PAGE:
circular economy waste

Car tyres in a circular economy

Last week I wrote about the various options for dealing with the world’s waste tyres. We can recycle them, grind them up into asphalt, or burn them for energy. But clearly, the easiest solution is stop generating a mountain of 1.5 billion waste tyres every single year.

In a circular economy, the basic philosophy is that there are two kinds of sustainable materials – technical and biological. Technical materials are metals, polymers and plastics, which should be designed to be recycled. Biological materials, such as wood, paper, or bioplastics, can be returned to the natural environment and composted. Could we make tyres that meet these principles?

First of all, is it possible to make a biodegradeable tyre? Instead of wracking our brains to think of uses for all those waste tyres, we could safely rot them down. Obviously they would need to degrade in the right conditions, and not while in use. But I have a pair of trainers with biodegradeable soles, so it might be possible.

Tyre companies have certainly experimented with organic materials. The Handbook of Biodegradeable Polymers mentions Goodyear’s BioTred, a starch which can be used as tyre filler. Pirelli adds ash from rice husks into their mix. All sorts of alternative synthetic and natural rubbers are being developed, helping to wean the tyre industry off fossil fuels. Continental and others are developing a natural rubber made from dandelions which – seriously – looks likely to be a mainstream source of rubber quite soon. But even if some of these ingredients are biodegradeable, they’re not once they’ve gone into the product itself.

Biodegradeable tyres don’t look possible right now. Let’s look at the technical materials approach instead. Is anyone producing an entirely recyclable tyre that could be melted down and used to make new tyres? I’m not aware of anything on the market, but there is research going into it. Last year scientists at Texas A&M developed a new synthetic rubber made from a refinery by-product called cyclopentene. This is a material that degrades and could thus be reused. Even that is theoretical though. The closest we have in actual use is the rubber powder produced by Lehigh Technologies. They grind up used tyres into very fine powder which can be put back into new tyres, but it can only make up 5-7% of a new tyre.

So that’s a no on both fronts really, but it doesn’t mean a sustainable tyre is completely out of reach. The challenge gets easier if we allow ourselves to think beyond the traditional tyre format. If we can put down the usual pneumatic model of stiff outer layer and softer inner tube, other options emerge.

Around ten years ago Michelin developed a hybrid tyre/wheel called the Tweel. It has no inner tube, so it can’t get punctures. Instead, it relies on strong but flexible polyurethane spokes in triangular arrangements. NASA set Michelin to work providing these for the Mars rover, and you can now get them for fork lift trucks, golf carts and a few other specialty vehicles.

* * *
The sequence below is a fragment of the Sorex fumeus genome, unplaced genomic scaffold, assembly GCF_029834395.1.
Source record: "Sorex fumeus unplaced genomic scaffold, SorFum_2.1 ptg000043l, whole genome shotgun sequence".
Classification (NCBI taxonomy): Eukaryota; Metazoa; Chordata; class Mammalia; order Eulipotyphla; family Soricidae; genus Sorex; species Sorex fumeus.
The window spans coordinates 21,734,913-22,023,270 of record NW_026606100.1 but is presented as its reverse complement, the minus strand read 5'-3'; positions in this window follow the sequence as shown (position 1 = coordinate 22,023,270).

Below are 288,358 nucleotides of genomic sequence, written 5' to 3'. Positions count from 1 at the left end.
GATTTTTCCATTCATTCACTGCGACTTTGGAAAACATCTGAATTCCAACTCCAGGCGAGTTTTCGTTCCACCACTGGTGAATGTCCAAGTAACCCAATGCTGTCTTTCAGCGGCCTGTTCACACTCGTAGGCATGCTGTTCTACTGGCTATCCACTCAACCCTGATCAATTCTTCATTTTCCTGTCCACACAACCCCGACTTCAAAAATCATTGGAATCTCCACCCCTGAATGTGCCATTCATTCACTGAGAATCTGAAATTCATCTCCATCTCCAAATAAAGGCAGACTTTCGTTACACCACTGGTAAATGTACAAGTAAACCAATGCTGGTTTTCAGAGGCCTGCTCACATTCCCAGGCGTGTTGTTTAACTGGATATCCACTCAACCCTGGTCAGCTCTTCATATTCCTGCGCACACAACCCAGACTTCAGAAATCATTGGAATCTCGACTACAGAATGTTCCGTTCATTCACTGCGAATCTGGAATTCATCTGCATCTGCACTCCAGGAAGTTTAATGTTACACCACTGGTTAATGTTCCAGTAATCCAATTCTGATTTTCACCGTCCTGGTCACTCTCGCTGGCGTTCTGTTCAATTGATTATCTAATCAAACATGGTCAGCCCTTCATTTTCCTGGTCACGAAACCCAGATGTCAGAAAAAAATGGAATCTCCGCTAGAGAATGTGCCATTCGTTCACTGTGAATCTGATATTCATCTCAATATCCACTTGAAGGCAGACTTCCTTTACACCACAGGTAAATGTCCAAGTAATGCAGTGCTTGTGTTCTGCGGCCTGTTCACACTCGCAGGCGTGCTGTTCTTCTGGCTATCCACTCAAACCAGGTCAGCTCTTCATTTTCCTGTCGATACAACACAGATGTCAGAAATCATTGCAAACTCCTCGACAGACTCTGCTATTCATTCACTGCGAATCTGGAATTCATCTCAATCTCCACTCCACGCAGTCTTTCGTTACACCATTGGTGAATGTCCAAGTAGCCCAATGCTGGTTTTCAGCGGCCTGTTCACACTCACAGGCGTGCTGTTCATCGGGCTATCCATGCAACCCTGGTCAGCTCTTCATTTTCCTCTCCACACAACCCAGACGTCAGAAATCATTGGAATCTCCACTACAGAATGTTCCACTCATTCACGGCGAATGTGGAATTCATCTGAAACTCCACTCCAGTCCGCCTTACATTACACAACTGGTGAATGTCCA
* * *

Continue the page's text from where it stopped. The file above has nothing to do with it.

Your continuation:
The airless tyre looks like the future to me. You’d never get a puncture, and wouldn’t need to check your pressure. The military is interested because they can’t be shot out. And – at last – they can be made with recyclable materials. In 2011 Bridgestone released a similar tyre to the Tweel and tested it on mobility scooters. It’s made of thermoplastic resin that can be processed and reused, and it’s part of Bridgestone’s long term goal to find a cradle-to-cradle solution for tyres. Earlier this year they released images of an airless bike tyre, and they expect to bring it to market for 2019. If it happens, I’ll be fitting them on mine.

Finally, and most radical of all, we have Michelin’s new concept tyre. It was released in June this year and combines both approaches mentioned earlier, being both recyclable and biodegradeable. It’s airless, its biomimetic structure inspired by coral. It’s durable enough to last the lifetime of the vehicle, and then it can be recycled to make a new tyre. The biodegradeable part is the tread, which will wear off with use. When it does, it can be 3D printed back on without taking off the wheels.

It looks like these new varieties will eventually take the place of pneumatic tyres – eventually. If so, then we might get some way towards a tyre that is circular in both senses of the word.


  1. Are the soft surfaces in children’s playgrounds made from tyre crumb? I heard that once, don’t know if it’s true, and presumably it doesn’t need many of the vast numbers of old tyres.

    1. Yes they are, along with running tracks, and the crumbs spread over astroturf. A useful downcycling of them, but like you say, it only makes a tiny divot in the tyre mountain.

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